One of the most puzzling aspects of online lessons is how to get the optimal set up so teacher and student can see and hear what they need to.
For the teacher, the most important input is the sound. Adequate sound quality is necessary to be able to provide timely and accurate feedback to the student. It is not necessary for the student to have an external microphone, although that may help. A good internet connection will go a whole lot farther to ensuring the teacher gets good audio quality. It may help to ask others in the house to limit their online access during a streamed lesson. Headphones or earbuds can help improve the sound quality received by the student. Headphones can have a better quality than the built in speakers of a lot of devices.
The second most helpful input for the teacher is the video. The quality doesn't have to be great. Music is experienced primarily by hearing after all! But visual aid can be helpful for a teacher to pin point the problem. The most helpful view is therefore one that is slightly above the keys looking down. This could be an overhead view, or a side view with a downward angle. Something like this is perfectly acceptable:
I normally loves to see the student's face, but with an online lesson the most important view is of the keys and hands. I will shift the view to the keys if necessary to demonstrate something, but otherwise, will primarily let the students see a smiling face.
The set up itself can look so many different ways depending on the device used and what the student has on hand. In the long term, the student may find a few gadgets a worthy investment to improve the set up.
If the devices used to is a phone or tablet, any way to prop it up with a view of the keys would be fine.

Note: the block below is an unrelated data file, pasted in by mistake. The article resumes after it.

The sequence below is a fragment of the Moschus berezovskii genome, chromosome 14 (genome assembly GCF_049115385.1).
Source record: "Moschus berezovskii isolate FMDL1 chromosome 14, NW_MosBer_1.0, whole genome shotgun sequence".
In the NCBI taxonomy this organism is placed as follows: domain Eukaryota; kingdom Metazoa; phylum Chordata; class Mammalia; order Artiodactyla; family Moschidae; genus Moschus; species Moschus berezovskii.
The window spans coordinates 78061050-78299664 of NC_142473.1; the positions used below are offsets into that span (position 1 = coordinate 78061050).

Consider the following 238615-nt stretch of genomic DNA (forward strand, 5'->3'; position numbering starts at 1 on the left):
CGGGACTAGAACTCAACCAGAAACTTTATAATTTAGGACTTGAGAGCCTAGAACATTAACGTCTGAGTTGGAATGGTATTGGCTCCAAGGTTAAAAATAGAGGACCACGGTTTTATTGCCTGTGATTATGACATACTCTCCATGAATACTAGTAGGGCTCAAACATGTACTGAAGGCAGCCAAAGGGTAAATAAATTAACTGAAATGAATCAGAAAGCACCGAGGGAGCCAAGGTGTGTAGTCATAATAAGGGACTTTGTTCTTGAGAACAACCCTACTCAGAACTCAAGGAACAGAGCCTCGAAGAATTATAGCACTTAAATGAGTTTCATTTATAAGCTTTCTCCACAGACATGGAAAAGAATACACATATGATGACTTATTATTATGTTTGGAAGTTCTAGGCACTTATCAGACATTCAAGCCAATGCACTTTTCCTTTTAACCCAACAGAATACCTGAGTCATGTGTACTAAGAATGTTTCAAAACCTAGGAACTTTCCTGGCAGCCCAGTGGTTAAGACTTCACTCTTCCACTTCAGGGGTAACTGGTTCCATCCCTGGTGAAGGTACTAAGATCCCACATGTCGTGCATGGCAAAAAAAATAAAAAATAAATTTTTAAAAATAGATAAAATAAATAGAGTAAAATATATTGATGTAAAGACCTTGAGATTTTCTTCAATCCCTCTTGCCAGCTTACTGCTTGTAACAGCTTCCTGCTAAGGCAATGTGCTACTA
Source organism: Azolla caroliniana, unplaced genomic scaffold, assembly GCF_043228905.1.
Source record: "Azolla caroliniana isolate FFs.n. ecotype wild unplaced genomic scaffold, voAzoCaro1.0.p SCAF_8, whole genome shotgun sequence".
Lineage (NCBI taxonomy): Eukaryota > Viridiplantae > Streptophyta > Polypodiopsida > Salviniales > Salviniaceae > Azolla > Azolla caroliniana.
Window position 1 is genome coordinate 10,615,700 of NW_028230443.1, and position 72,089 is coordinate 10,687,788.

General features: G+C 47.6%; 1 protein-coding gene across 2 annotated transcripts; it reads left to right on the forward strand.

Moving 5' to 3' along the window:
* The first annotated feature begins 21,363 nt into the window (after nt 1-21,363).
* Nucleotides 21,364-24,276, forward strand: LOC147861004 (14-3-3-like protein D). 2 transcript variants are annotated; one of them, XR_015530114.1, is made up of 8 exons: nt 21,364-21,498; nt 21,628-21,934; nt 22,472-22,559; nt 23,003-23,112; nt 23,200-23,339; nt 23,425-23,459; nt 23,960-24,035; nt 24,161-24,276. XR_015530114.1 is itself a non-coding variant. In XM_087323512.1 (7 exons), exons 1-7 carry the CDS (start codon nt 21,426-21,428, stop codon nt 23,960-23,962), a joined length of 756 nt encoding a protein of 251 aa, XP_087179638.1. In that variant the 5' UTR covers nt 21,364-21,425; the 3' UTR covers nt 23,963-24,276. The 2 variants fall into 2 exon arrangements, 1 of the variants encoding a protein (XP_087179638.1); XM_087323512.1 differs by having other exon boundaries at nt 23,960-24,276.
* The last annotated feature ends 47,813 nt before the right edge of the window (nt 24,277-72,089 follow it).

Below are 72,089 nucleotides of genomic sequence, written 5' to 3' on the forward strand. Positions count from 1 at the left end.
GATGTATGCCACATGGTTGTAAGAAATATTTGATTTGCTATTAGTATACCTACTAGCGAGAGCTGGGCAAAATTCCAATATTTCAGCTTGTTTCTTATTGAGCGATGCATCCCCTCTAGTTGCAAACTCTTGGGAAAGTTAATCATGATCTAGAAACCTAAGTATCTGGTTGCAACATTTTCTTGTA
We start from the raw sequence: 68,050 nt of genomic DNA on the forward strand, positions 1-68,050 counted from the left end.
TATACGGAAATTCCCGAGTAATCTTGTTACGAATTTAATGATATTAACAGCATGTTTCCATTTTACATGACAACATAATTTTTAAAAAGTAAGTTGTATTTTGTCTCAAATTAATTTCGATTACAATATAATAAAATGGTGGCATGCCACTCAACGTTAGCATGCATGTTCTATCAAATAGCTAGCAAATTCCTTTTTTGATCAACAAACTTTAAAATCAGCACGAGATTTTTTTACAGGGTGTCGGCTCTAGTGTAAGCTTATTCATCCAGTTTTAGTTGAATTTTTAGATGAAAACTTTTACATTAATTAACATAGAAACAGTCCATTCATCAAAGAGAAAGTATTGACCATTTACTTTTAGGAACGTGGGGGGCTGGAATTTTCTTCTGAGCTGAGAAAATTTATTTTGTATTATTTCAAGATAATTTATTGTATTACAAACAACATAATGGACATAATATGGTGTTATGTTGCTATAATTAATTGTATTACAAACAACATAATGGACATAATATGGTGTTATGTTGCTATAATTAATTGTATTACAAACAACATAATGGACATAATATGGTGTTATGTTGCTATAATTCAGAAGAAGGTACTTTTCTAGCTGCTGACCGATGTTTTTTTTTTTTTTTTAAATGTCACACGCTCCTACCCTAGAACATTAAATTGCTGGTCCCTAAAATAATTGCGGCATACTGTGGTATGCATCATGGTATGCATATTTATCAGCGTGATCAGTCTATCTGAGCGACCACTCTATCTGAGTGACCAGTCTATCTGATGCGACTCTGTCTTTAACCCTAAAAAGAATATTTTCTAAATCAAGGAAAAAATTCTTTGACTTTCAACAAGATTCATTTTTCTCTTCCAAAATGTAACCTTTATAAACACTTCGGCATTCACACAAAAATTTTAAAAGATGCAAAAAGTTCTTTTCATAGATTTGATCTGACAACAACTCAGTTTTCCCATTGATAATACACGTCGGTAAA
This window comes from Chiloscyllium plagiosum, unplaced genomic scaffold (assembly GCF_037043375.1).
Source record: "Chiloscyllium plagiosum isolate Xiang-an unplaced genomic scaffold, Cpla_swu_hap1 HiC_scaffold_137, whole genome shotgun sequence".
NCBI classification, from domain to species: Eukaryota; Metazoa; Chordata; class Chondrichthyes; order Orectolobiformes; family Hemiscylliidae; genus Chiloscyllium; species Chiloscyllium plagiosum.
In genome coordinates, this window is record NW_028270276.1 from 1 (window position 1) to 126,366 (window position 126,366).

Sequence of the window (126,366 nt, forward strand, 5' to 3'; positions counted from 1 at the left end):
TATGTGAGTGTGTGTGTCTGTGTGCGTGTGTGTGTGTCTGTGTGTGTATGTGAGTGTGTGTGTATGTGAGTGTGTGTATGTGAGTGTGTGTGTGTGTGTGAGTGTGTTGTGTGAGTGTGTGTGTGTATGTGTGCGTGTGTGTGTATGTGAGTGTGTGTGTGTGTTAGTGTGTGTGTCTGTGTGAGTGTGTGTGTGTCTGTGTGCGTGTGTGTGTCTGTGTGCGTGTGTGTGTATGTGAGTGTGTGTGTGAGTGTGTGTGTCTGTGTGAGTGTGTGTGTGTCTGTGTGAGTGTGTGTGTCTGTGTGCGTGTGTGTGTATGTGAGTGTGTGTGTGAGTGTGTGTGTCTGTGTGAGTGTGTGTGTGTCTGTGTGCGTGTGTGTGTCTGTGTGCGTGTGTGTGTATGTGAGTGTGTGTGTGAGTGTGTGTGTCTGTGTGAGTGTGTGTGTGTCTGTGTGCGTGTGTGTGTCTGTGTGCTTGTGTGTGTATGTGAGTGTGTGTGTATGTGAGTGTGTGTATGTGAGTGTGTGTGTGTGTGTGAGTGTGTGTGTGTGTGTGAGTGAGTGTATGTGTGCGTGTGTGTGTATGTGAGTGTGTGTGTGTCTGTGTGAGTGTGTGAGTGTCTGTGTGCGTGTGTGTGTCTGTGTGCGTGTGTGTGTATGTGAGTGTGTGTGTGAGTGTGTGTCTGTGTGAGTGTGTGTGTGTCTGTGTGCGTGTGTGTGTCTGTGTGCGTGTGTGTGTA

Here a phone is propped up using an open frame music stand. Alternatively, a phone or tablet could be connected to a tripod using a special mount. Something like this phone mount for example.
Or this tablet mount.
A music stand with an adjustable slant can be used to hold a laptop. (Note, I don't recommend using a non-adjustable music stand as pictured. It is really unstable, but with a lower slant or slope more like a table, it would work just fine. Something like this where the angle is adjustable would be much better.)
Using a separate webcam is not necessary, but if you wanted to use one, you could set it up on a tripod to give an overhead view. My webcam is compatible to connect direct to a tripod without an additional attachment.
Although the view is not as ideal, a laptop on a side table using the built in webcam can work okay.
Hopefully these different setups can give you ideas on what will work for you! None of the items I have linked in this tutorial are ones I can personally recommend, but hopefully they give the right ideas so you can find what works for you!